Sixteen entrepreneurs had the chance to present their companies’ plans at the United States Institute of Peace this past month. These entrepreneurs from all around the globe have developed business ideas to help alleviate global poverty and meet the U.N’s Sustainable Development Goals. They had the opportunity to pitch these plans at the Unreasonable Goals Global Event Summit, an annual event hosted by the private holding company Unreasonable Group in Washington, D.C.
The Unreasonable Group brings together for-profit enterprises seeking social change and connects investors to their initiatives. The Group’s main goals in this endeavor are clearly stated, they are: to increase the flow of investment dollars to these initiatives, to accelerate the rapid-growth of effective entrepreneurial solutions, to establish public-private relationships between the world’s largest institutions and the most impactful entrepreneurs and to see a short and long term measurable impact for millions of people’s lives through these companies. The group’s goals are all framed around helping achieve the U.N’s Global Goals, signed two years ago, and which have a concrete deadline of 2030.
In 2015, 193 countries signed onto a set of 17 Sustainable Development Goals at the United Nations which strive to achieve several ends. These include ending global poverty and global hunger, ensuring good health and wellbeing for all, fighting inequality and tackling climate change. Under these 17 goals, the U.N. outlines 169 concrete targets for the 193 signatories to be achieved by 2030; they are also actively keeping track of work done so far and further outlining what is still needed.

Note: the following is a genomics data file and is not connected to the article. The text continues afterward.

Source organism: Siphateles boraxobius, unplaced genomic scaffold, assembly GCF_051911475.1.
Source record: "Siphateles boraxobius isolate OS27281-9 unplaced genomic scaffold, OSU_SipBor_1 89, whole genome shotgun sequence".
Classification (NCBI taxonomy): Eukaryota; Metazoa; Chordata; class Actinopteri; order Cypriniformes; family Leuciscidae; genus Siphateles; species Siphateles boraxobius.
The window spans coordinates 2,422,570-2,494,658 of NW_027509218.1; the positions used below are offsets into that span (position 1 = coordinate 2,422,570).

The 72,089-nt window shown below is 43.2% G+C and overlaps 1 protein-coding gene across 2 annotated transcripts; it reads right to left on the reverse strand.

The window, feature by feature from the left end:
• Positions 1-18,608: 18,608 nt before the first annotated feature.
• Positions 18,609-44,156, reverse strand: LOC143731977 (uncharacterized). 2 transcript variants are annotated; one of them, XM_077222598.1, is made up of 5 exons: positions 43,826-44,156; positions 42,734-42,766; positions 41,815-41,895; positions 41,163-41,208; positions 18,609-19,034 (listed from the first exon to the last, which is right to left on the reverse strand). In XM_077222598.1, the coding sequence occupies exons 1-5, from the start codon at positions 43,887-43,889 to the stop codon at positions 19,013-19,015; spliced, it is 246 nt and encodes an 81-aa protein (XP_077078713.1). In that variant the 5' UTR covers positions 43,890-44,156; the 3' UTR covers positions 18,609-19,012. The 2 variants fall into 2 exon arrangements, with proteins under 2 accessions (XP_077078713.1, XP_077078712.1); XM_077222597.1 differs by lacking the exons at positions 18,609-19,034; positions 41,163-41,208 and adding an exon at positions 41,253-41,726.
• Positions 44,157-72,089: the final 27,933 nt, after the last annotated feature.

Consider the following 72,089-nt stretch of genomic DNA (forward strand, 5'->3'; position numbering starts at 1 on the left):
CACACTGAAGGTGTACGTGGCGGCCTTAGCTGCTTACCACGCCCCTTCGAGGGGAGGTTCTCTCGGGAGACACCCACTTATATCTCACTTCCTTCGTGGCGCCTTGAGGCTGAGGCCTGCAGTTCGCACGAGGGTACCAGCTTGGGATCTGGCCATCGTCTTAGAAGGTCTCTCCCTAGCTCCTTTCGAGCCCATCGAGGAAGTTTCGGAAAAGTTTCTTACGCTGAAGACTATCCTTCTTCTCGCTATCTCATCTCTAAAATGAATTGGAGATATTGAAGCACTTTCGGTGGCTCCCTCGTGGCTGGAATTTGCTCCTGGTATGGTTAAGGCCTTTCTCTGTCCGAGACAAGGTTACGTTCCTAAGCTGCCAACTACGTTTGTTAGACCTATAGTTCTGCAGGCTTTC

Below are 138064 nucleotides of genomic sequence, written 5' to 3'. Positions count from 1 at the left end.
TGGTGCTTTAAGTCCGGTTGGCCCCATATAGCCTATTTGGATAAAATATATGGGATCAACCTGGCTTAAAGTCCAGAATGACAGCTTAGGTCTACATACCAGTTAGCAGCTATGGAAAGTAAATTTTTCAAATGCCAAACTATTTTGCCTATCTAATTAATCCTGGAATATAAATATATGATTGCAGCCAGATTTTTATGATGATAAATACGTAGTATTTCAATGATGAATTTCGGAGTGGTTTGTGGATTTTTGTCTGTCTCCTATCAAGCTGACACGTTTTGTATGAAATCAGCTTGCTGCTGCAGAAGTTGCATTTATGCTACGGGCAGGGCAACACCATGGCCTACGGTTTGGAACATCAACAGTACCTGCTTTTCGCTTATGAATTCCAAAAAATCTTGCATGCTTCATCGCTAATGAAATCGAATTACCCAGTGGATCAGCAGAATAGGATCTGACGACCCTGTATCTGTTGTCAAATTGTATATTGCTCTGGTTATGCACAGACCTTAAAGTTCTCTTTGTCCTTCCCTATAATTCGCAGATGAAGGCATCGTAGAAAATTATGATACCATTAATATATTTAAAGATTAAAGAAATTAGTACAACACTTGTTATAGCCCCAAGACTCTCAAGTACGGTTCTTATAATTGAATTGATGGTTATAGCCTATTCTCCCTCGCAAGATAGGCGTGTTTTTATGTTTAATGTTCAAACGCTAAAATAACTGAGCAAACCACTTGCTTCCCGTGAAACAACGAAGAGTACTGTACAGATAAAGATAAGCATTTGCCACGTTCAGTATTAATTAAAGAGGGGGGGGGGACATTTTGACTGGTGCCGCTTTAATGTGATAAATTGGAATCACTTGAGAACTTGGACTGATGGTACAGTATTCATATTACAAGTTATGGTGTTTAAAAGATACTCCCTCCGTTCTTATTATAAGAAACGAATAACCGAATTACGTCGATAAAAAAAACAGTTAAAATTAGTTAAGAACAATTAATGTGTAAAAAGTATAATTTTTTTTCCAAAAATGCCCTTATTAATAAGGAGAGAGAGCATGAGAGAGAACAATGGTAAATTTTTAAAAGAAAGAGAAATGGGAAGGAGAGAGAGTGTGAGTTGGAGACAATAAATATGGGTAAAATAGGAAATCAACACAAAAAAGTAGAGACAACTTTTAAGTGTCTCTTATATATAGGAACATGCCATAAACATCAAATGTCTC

At the first Unreasonable Goals Global Event Summit this year, there were several presentations of business ideas to help alleviate poverty that ranged from mobile health applications to clean water start-ups. One notable pitch was that of CEO Emily Stone of Uncommon Cacao. In her presentation, she claimed that 90 percent of cacao farmers are locked in poverty, earning a mere $2 per day; the mass consumption of cheap chocolate bars across the world, especially developed nations, perpetuates this situation. Her company, then, seeks to combat the commodification of the cacao supply chain by paying more directly to the farmers for better quality chocolate and thus helping lift them out of poverty.
The Unreasonable Group is demonstrating how achieving the U.N’s goals and constructing a better world is not solely in the hands of governments. By empowering entrepreneurs with business ideas to help alleviate global poverty they are softening the burden on centralized authorities and helping to catalyze the achievement of the sustainable development goals.
– Alan Garcia-Ramos